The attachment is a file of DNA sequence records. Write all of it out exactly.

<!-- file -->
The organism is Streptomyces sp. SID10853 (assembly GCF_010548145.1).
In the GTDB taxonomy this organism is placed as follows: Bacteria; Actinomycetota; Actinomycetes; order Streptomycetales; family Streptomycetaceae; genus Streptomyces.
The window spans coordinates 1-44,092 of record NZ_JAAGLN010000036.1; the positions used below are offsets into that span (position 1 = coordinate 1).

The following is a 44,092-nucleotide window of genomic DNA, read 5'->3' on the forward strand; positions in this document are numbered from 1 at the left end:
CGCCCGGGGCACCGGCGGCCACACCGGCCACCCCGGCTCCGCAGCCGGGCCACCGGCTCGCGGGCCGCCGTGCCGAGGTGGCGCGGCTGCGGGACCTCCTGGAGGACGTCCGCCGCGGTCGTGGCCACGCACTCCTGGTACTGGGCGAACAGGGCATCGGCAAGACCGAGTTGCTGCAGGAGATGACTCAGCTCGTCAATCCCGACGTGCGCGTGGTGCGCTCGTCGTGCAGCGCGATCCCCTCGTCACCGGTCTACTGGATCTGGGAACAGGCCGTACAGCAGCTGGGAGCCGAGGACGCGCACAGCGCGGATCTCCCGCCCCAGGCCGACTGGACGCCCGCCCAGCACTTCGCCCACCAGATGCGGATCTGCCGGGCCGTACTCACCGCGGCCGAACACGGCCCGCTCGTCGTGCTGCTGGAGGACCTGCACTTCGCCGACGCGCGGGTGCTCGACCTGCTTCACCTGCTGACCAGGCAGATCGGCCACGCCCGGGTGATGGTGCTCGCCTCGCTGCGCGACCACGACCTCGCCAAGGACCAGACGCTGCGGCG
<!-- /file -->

The organism is Streptomyces sp. SID10853 (assembly GCF_010548145.1).
In the GTDB taxonomy this organism is placed as follows: Bacteria; Actinomycetota; Actinomycetes; order Streptomycetales; family Streptomycetaceae; genus Streptomyces.
The window spans coordinates 1-44,092 of record NZ_JAAGLN010000036.1; the positions used below are offsets into that span (position 1 = coordinate 1).

The following is a 44,092-nucleotide window of genomic DNA, read 5'->3' on the forward strand; positions in this document are numbered from 1 at the left end:
CGCCCGGGGCACCGGCGGCCACACCGGCCACCCCGGCTCCGCAGCCGGGCCACCGGCTCGCGGGCCGCCGTGCCGAGGTGGCGCGGCTGCGGGACCTCCTGGAGGACGTCCGCCGCGGTCGTGGCCACGCACTCCTGGTACTGGGCGAACAGGGCATCGGCAAGACCGAGTTGCTGCAGGAGATGACTCAGCTCGTCAATCCCGACGTGCGCGTGGTGCGCTCGTCGTGCAGCGCGATCCCCTCGTCACCGGTCTACTGGATCTGGGAACAGGCCGTACAGCAGCTGGGAGCCGAGGACGCGCACAGCGCGGATCTCCCGCCCCAGGCCGACTGGACGCCCGCCCAGCACTTCGCCCACCAGATGCGGATCTGCCGGGCCGTACTCACCGCGGCCGAACACGGCCCGCTCGTCGTGCTGCTGGAGGACCTGCACTTCGCCGACGCGCGGGTGCTCGACCTGCTTCACCTGCTGACCAGGCAGATCGGCCACGCCCGGGTGATGGTGCTCGCCTCGCTGCGCGACCACGACCTCGCCAAGGACCAGACGCTGCGGCG